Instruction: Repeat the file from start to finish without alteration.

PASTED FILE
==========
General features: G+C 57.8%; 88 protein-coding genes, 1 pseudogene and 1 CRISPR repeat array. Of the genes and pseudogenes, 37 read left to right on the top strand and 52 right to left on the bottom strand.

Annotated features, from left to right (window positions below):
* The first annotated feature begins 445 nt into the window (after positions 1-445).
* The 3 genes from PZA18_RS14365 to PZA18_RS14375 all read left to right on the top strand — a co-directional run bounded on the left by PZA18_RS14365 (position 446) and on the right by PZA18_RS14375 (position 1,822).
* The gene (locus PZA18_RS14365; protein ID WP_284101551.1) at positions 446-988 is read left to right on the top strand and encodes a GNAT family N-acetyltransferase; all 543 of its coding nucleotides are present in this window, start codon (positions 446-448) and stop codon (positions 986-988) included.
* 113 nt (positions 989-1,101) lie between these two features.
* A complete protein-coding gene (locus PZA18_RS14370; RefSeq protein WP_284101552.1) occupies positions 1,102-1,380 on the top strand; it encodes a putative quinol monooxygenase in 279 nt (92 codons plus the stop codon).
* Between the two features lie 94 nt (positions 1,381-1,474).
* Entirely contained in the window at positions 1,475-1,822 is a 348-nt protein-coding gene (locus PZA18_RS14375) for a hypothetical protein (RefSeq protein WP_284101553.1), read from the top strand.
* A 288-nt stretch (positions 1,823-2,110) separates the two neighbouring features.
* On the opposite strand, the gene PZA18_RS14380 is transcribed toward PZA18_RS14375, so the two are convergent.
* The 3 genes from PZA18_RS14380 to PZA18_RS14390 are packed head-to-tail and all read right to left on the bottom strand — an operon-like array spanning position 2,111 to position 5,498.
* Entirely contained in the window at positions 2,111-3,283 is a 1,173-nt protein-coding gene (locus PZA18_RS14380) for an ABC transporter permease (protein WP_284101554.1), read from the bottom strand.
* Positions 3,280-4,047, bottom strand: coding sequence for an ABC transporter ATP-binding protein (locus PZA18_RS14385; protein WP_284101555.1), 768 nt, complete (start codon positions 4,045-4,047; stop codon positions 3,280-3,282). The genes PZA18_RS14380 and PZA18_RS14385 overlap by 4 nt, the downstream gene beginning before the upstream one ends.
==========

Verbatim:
General features: G+C 57.8%; 88 protein-coding genes, 1 pseudogene and 1 CRISPR repeat array. Of the genes and pseudogenes, 37 read left to right on the top strand and 52 right to left on the bottom strand.

Annotated features, from left to right (window positions below):
* The first annotated feature begins 445 nt into the window (after positions 1-445).
* The 3 genes from PZA18_RS14365 to PZA18_RS14375 all read left to right on the top strand — a co-directional run bounded on the left by PZA18_RS14365 (position 446) and on the right by PZA18_RS14375 (position 1,822).
* The gene (locus PZA18_RS14365; protein ID WP_284101551.1) at positions 446-988 is read left to right on the top strand and encodes a GNAT family N-acetyltransferase; all 543 of its coding nucleotides are present in this window, start codon (positions 446-448) and stop codon (positions 986-988) included.
* 113 nt (positions 989-1,101) lie between these two features.
* A complete protein-coding gene (locus PZA18_RS14370; RefSeq protein WP_284101552.1) occupies positions 1,102-1,380 on the top strand; it encodes a putative quinol monooxygenase in 279 nt (92 codons plus the stop codon).
* Between the two features lie 94 nt (positions 1,381-1,474).
* Entirely contained in the window at positions 1,475-1,822 is a 348-nt protein-coding gene (locus PZA18_RS14375) for a hypothetical protein (RefSeq protein WP_284101553.1), read from the top strand.
* A 288-nt stretch (positions 1,823-2,110) separates the two neighbouring features.
* On the opposite strand, the gene PZA18_RS14380 is transcribed toward PZA18_RS14375, so the two are convergent.
* The 3 genes from PZA18_RS14380 to PZA18_RS14390 are packed head-to-tail and all read right to left on the bottom strand — an operon-like array spanning position 2,111 to position 5,498.
* Entirely contained in the window at positions 2,111-3,283 is a 1,173-nt protein-coding gene (locus PZA18_RS14380) for an ABC transporter permease (protein WP_284101554.1), read from the bottom strand.
* Positions 3,280-4,047, bottom strand: coding sequence for an ABC transporter ATP-binding protein (locus PZA18_RS14385; protein WP_284101555.1), 768 nt, complete (start codon positions 4,045-4,047; stop codon positions 3,280-3,282). The genes PZA18_RS14380 and PZA18_RS14385 overlap by 4 nt, the downstream gene beginning before the upstream one ends.